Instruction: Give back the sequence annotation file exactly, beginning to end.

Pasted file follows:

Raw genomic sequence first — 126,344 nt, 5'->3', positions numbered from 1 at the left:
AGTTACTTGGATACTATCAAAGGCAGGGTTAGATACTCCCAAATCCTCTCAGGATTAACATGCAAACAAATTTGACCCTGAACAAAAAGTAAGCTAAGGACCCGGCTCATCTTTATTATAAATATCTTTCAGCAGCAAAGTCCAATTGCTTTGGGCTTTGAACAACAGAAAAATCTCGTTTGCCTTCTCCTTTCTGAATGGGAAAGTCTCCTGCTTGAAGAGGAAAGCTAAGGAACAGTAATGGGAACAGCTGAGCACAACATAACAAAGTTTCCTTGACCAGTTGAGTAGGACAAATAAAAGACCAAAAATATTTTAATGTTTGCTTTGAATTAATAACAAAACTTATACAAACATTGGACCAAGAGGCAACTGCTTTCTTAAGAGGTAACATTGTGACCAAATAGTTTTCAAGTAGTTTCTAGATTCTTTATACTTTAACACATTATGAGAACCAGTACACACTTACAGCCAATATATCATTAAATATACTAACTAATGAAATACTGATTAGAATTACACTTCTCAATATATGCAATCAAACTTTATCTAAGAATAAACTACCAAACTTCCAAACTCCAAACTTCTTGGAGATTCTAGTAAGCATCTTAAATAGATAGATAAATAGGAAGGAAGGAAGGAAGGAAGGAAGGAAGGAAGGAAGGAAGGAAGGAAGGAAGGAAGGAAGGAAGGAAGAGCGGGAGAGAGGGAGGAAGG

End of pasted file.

Raw genomic sequence first — 126,344 nt, 5'->3', positions numbered from 1 at the left:
AGTTACTTGGATACTATCAAAGGCAGGGTTAGATACTCCCAAATCCTCTCAGGATTAACATGCAAACAAATTTGACCCTGAACAAAAAGTAAGCTAAGGACCCGGCTCATCTTTATTATAAATATCTTTCAGCAGCAAAGTCCAATTGCTTTGGGCTTTGAACAACAGAAAAATCTCGTTTGCCTTCTCCTTTCTGAATGGGAAAGTCTCCTGCTTGAAGAGGAAAGCTAAGGAACAGTAATGGGAACAGCTGAGCACAACATAACAAAGTTTCCTTGACCAGTTGAGTAGGACAAATAAAAGACCAAAAATATTTTAATGTTTGCTTTGAATTAATAACAAAACTTATACAAACATTGGACCAAGAGGCAACTGCTTTCTTAAGAGGTAACATTGTGACCAAATAGTTTTCAAGTAGTTTCTAGATTCTTTATACTTTAACACATTATGAGAACCAGTACACACTTACAGCCAATATATCATTAAATATACTAACTAATGAAATACTGATTAGAATTACACTTCTCAATATATGCAATCAAACTTTATCTAAGAATAAACTACCAAACTTCCAAACTCCAAACTTCTTGGAGATTCTAGTAAGCATCTTAAATAGATAGATAAATAGGAAGGAAGGAAGGAAGGAAGGAAGGAAGGAAGGAAGGAAGGAAGGAAGGAAGGAAGGAAGGAAGGAAGAGCGGGAGAGAGGGAGGAAGG